Ask anyone with a poorly laid out kitchen and they will tell you how frustrating it is to work in a space that doesn’t flow well. If things are out of reach or in the way and you are constantly running from one appliance or place to the next, you are working inefficiently.
Achieving the perfect workflow in your kitchen can be done by creating both a proper work triangle (that includes your refrigerator, sink, and cooktop) and by organizing the space into five basic kitchen zones (cooking, cleaning, prep, food storage,non-consumables storage). Planning your kitchen with these two methods will make for a functional kitchen that will be easy- and dare I say fun- to work in.
What Is The Work Triangle?
The work triangle is based on a concept from the 1920s and was further developed to the present theory in the 1940s by researchers at the University of Illinois School of Architecture with the purpose of maximizing efficiency in the kitchen. Though it should be quite a simple one to follow, many people still- how shall I say it mildly- mess it up. We don’t want that for your kitchen so let’s break it down.
First, the working triangle includes your:
Second, these three should be organized in a triangle such that the sink is in the centre.
Third, and this is a crucial one, and the one people most often fail at, the distance between the three needs to be no less than 4 feet (1.2 metres) and no greater than 9 feet (2.7 metres). The total length of the three triangle sides should be between 13 feet (4 metres) and 26 feet (7.9 metres).
Fourth, no appliances or cabinetry should intersect any of the triangle sides.
Five, there should not be any major traffic through the triangle. For example, the route to the table or breakfast bar should not be passing by the sink.
Why Apply The Triangle Theory?
When you think about it, the order the triangle follows makes perfect sense. You start making a meal by assembling your ingredients, which usually means going to your refrigerator. You then wash and prep the ingredients, and this is at your sink. Then you need to cook the food, which is usually at your cooktop.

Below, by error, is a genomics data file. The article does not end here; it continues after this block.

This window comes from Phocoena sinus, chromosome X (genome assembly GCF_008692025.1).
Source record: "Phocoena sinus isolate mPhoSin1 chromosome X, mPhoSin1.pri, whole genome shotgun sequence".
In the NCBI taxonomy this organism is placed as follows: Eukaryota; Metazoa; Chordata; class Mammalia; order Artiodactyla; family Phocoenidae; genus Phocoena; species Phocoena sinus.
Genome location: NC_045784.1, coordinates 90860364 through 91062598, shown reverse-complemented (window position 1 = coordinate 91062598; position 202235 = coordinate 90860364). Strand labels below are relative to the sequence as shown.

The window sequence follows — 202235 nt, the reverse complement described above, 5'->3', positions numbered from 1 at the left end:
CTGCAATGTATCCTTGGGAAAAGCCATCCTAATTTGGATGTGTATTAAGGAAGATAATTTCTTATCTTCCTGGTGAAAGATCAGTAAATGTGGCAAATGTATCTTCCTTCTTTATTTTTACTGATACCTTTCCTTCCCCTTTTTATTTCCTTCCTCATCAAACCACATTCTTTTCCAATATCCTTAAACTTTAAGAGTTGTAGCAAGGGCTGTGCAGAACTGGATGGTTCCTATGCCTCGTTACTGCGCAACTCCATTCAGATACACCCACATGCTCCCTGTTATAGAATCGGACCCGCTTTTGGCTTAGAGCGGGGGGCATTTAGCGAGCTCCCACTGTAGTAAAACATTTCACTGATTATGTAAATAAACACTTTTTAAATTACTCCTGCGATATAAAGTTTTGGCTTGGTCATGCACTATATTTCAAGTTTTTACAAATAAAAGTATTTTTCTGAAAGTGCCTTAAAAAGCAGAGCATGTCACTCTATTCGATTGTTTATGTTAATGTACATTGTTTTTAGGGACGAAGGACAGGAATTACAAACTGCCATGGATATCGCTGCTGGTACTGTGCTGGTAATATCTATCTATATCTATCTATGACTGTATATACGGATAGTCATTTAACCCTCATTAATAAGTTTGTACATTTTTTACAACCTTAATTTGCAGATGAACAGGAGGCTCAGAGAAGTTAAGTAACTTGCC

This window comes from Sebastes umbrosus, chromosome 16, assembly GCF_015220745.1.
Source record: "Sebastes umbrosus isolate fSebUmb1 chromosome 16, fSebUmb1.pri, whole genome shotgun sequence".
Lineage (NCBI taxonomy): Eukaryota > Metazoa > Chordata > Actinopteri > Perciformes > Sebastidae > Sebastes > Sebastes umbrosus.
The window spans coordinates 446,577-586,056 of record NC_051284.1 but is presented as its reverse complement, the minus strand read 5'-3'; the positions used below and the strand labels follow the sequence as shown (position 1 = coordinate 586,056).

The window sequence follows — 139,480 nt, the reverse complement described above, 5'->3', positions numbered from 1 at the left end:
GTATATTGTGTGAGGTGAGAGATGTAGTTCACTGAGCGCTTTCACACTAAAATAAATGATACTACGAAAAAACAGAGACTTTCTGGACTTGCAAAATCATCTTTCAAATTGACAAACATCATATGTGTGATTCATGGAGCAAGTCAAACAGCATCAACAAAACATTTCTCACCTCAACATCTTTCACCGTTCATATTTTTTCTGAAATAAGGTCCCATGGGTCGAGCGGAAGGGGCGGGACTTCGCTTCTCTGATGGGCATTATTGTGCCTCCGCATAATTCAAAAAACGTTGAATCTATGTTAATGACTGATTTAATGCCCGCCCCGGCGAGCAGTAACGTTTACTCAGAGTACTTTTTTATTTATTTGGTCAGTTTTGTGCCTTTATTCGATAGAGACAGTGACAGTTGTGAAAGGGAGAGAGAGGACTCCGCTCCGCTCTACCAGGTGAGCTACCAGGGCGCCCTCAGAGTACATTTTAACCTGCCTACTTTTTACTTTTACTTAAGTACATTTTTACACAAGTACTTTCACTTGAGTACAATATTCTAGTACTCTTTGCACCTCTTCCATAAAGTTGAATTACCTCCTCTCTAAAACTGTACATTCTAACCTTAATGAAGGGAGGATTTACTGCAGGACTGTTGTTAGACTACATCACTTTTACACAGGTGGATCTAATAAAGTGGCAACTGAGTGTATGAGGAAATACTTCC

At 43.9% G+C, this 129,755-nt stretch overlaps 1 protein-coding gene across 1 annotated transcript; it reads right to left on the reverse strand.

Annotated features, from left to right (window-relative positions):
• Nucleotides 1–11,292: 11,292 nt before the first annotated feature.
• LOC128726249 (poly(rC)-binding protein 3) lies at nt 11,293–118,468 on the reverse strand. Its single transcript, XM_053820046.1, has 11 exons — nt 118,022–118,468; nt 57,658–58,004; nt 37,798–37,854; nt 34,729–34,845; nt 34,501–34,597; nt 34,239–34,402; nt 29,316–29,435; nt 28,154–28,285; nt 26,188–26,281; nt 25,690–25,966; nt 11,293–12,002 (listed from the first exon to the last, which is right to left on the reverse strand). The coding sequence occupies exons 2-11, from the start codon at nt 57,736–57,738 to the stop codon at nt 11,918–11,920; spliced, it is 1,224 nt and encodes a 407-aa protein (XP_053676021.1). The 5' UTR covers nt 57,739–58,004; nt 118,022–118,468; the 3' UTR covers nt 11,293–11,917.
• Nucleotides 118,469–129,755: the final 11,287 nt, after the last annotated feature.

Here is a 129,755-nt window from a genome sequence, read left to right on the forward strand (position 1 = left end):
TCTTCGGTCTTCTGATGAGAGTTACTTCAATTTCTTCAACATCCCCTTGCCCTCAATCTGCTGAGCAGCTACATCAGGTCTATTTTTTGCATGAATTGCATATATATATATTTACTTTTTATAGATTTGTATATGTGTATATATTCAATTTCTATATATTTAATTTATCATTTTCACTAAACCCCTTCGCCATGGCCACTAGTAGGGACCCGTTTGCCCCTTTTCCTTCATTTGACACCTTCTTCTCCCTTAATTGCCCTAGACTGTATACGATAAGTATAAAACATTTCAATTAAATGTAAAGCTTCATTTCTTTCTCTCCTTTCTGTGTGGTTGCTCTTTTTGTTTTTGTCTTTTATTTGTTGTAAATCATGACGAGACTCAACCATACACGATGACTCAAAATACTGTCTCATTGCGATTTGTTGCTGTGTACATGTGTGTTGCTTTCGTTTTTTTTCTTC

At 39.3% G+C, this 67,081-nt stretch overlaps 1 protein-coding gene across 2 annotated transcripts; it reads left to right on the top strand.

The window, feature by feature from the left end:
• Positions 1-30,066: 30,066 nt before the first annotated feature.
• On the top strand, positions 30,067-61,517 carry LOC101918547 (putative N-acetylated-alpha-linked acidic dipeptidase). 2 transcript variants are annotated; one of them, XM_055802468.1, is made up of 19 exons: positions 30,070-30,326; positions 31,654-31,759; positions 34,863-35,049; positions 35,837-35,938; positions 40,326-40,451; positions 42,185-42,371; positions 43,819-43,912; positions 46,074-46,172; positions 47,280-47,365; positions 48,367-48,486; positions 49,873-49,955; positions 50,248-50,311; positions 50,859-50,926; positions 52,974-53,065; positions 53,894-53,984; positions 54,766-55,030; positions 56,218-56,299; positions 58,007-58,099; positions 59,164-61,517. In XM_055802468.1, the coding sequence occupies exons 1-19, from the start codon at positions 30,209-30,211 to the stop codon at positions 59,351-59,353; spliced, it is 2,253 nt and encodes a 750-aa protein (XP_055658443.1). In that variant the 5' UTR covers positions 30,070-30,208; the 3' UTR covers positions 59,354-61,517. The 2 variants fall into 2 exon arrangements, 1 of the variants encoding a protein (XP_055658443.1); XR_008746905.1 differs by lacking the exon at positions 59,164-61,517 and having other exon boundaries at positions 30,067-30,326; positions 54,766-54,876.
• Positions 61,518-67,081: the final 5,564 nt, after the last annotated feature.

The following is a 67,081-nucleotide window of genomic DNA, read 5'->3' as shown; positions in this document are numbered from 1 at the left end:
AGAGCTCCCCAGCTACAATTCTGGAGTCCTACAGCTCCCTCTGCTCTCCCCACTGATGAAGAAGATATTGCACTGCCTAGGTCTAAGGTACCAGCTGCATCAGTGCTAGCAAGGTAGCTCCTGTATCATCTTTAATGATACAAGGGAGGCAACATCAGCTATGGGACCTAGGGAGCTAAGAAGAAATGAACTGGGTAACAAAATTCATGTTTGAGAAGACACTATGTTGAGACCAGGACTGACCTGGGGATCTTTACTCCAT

There are the in-between tasks where you need to go back and forth between the work triangle to pull more items and put things away as go. If this distance is too big you will be wasting valuable time running around or having difficulty getting things in and out of spaces due to poor organization. If this distance is too short, that means there isn’t enough work surface or that you will have obstacles in your way like drawers, cabinets, or appliances. It’s never fun to have to work around an open drawer or cabinets when rushing to finish up a meal.
The Triangle Theory For Small Kitchens
I do realize that some kitchens cannot accommodate for a work triangle for the simple reason that there isn’t enough space, or maybe you chose a one wall style kitchen.
That, however, does not mean that your kitchen cannot be planned properly. You can still apply the triangle theory but in a line where your refrigerator is first, then your sink, then your cooktop.
My advice is that you keep in mind that the work surface between the sink and cooktop is most likely going to be the busiest and most challenging to keep organized when you cook. This is because this is the space where you constantly are washing, cutting, and putting things in the pan.
So, if you do have a one-wall style kitchen, make sure there is enough space between these two points. According to the National Kitchen and Bath Association, this should be a minimum of 30 inches (76 centimeters). But, remember that this is a minimum.
I suggest you go for at least 36 inches (91.44 centimeters). Note that you do not have to make the galley kitchen symmetrical. The sink doesn’t necessarily have to be in the direct center of the refrigerator and cooktop. There are other ways to visually balance a kitchen, which I will mention in another article.
The Kitchen Work Zones
Your kitchen typically consists of five main zones:
- Food storage
- Non-consumables storage